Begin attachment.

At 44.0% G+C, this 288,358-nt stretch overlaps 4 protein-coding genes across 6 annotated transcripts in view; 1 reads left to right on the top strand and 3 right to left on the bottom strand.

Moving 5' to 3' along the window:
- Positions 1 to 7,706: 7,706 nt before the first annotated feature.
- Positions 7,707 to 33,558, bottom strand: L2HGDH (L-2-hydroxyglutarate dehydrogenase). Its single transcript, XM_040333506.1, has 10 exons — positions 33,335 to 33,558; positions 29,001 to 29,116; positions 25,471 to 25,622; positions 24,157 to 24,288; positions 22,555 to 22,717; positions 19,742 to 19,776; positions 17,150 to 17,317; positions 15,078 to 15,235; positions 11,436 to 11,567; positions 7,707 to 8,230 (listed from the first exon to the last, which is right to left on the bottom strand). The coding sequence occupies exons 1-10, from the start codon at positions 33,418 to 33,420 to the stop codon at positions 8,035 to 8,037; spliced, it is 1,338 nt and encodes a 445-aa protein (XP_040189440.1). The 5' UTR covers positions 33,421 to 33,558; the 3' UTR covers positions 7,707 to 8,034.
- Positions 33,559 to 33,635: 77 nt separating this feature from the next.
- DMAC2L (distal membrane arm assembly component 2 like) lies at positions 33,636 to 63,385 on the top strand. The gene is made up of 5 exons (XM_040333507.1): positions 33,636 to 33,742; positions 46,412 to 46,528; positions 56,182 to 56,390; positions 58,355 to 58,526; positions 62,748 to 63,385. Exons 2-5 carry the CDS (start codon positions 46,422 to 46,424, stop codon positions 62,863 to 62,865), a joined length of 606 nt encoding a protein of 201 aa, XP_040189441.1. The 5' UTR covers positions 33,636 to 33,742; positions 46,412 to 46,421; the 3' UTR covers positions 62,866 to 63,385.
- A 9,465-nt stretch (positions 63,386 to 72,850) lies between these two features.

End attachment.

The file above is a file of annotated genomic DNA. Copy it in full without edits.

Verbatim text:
At 44.0% G+C, this 288,358-nt stretch overlaps 4 protein-coding genes across 6 annotated transcripts in view; 1 reads left to right on the top strand and 3 right to left on the bottom strand.

Moving 5' to 3' along the window:
- Positions 1 to 7,706: 7,706 nt before the first annotated feature.
- Positions 7,707 to 33,558, bottom strand: L2HGDH (L-2-hydroxyglutarate dehydrogenase). Its single transcript, XM_040333506.1, has 10 exons — positions 33,335 to 33,558; positions 29,001 to 29,116; positions 25,471 to 25,622; positions 24,157 to 24,288; positions 22,555 to 22,717; positions 19,742 to 19,776; positions 17,150 to 17,317; positions 15,078 to 15,235; positions 11,436 to 11,567; positions 7,707 to 8,230 (listed from the first exon to the last, which is right to left on the bottom strand). The coding sequence occupies exons 1-10, from the start codon at positions 33,418 to 33,420 to the stop codon at positions 8,035 to 8,037; spliced, it is 1,338 nt and encodes a 445-aa protein (XP_040189440.1). The 5' UTR covers positions 33,421 to 33,558; the 3' UTR covers positions 7,707 to 8,034.
- Positions 33,559 to 33,635: 77 nt separating this feature from the next.
- DMAC2L (distal membrane arm assembly component 2 like) lies at positions 33,636 to 63,385 on the top strand. The gene is made up of 5 exons (XM_040333507.1): positions 33,636 to 33,742; positions 46,412 to 46,528; positions 56,182 to 56,390; positions 58,355 to 58,526; positions 62,748 to 63,385. Exons 2-5 carry the CDS (start codon positions 46,422 to 46,424, stop codon positions 62,863 to 62,865), a joined length of 606 nt encoding a protein of 201 aa, XP_040189441.1. The 5' UTR covers positions 33,636 to 33,742; positions 46,412 to 46,421; the 3' UTR covers positions 62,866 to 63,385.
- A 9,465-nt stretch (positions 63,386 to 72,850) lies between these two features.